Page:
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Jennifer Folkerth ACF Abstract FY10

"Memory's Catalyst

Conference Name: CAMWS 2010 Annual Meeting

My paper explores the connections between memory, nature and desire in Sappho's fr. 55, 94 and 96, with a specific focus on how nature acts as a catalyst for memory. Other scholars have examined the relationship between nature and desire, and between desire and memory; my paper completes that triangle by connecting nature and memory. By combining nature and desire with such great frequency, Sappho destroys the distinctions between the two, turning simile into synonymity (McEvilley 1973). The relationship between desire and memory is one of transposition, as old memories of missing friends are used to satisfy the listener's, and sometimes the speaker's, longing for their emotional presence (Burnett 1979). I argue that Sappho uses natural imagery to stimulate these memories and allow the reader to use the natural object to sate their desire for the departed friend's physical presence.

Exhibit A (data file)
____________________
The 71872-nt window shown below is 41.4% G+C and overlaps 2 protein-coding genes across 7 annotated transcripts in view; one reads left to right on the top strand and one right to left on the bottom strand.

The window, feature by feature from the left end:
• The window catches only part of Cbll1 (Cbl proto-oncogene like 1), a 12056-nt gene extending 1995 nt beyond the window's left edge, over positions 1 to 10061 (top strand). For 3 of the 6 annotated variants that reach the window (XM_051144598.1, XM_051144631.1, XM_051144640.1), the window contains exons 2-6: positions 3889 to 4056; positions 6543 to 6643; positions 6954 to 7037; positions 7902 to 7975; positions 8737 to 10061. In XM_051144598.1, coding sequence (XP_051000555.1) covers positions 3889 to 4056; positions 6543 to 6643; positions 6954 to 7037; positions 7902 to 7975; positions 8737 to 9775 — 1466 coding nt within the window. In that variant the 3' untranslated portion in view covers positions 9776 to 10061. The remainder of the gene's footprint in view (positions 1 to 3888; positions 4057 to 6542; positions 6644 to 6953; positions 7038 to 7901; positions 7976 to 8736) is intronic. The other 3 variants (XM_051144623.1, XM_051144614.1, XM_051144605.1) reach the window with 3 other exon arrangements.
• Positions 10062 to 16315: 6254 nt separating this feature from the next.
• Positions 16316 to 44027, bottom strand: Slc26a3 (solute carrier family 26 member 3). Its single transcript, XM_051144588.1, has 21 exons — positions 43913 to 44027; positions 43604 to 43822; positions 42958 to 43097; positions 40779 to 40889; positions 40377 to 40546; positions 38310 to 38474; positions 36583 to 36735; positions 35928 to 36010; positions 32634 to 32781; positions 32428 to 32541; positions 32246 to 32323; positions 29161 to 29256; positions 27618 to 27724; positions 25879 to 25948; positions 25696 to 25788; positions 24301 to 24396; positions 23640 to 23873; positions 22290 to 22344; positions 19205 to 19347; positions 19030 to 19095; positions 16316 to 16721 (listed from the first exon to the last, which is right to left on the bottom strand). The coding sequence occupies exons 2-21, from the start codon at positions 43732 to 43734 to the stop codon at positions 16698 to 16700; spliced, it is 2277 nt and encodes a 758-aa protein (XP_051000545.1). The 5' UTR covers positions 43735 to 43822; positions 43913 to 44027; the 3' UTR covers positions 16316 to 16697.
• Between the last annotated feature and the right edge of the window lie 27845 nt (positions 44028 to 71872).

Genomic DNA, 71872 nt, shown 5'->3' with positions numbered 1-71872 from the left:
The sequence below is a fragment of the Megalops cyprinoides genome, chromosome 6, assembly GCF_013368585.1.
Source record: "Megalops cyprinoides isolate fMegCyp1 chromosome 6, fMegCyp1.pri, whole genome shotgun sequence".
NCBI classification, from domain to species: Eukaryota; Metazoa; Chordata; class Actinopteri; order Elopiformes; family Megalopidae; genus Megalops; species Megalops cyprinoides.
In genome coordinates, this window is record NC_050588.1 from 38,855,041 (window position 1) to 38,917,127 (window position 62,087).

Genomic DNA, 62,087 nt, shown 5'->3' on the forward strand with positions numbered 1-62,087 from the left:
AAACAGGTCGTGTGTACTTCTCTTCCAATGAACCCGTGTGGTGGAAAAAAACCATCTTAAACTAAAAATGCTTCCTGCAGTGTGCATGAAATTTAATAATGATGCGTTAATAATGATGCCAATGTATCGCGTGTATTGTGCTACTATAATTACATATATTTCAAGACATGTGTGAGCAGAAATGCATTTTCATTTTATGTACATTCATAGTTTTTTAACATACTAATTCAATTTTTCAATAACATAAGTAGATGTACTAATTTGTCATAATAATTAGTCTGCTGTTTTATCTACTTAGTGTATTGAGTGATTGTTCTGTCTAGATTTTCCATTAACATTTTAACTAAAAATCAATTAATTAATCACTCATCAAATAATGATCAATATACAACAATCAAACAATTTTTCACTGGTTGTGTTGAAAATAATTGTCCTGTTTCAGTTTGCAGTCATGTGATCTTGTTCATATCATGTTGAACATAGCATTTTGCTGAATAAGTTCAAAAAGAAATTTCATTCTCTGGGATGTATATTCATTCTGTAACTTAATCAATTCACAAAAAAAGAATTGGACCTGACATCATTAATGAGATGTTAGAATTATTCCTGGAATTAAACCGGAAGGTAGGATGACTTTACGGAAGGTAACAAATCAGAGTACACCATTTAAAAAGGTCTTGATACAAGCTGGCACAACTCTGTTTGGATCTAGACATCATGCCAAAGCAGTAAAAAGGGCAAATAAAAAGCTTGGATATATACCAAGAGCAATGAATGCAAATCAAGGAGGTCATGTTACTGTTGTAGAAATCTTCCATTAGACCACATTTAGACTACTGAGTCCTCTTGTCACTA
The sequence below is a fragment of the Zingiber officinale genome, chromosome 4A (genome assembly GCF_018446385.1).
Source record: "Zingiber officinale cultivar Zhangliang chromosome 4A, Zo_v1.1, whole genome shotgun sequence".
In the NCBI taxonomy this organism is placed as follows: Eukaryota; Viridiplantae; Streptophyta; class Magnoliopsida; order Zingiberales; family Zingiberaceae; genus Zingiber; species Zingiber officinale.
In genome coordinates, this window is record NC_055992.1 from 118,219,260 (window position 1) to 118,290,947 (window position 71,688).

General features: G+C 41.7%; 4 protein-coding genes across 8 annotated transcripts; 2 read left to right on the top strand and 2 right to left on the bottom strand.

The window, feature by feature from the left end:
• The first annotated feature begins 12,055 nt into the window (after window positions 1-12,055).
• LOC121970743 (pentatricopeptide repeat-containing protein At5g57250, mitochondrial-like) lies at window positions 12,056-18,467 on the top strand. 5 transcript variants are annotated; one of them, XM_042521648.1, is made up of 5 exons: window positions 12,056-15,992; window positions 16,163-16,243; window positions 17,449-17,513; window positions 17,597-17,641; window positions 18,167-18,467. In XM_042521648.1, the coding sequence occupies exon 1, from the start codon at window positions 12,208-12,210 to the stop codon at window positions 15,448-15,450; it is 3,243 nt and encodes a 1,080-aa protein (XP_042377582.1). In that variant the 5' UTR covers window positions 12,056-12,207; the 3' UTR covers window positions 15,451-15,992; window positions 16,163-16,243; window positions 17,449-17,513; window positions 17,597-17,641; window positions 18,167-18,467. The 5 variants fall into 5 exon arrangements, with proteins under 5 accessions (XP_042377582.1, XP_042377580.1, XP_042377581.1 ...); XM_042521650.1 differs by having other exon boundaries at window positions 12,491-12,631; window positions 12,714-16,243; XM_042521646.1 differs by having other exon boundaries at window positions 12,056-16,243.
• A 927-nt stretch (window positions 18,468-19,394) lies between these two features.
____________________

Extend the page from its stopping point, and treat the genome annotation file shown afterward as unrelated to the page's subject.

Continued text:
In fr. 94, Sappho combines nature and memory through the remembered scene filled with flowers, and only then moves on the memory of fulfilled desire. She first provides the tools which the listener will use to satisfy their longing – that is, the memory cues based on natural imagery – and then describes the memory which satisfied the listener long ago. By using nature's universal presence, she satisfies the physical longing the listener feels, and allows them to transpose old memories to make up for the emotional absence. Sappho uses a similar though slightly different tactic in fr. 96.

Fr. 55 shows what happens when the natural cues for memory are missing – the person is forgotten. Because the poem's subject did not have access to Pierian roses, she will not have any share of memory or desire. And though Sappho is referring to the person's lack of artistic skill, it is important to note that she uses an image from nature to convey that meaning. The potent power of natural metaphor allows someone to be forgotten or remembered, to satisfy their desire or be left longing, and to embrace their memories or be abandoned by them.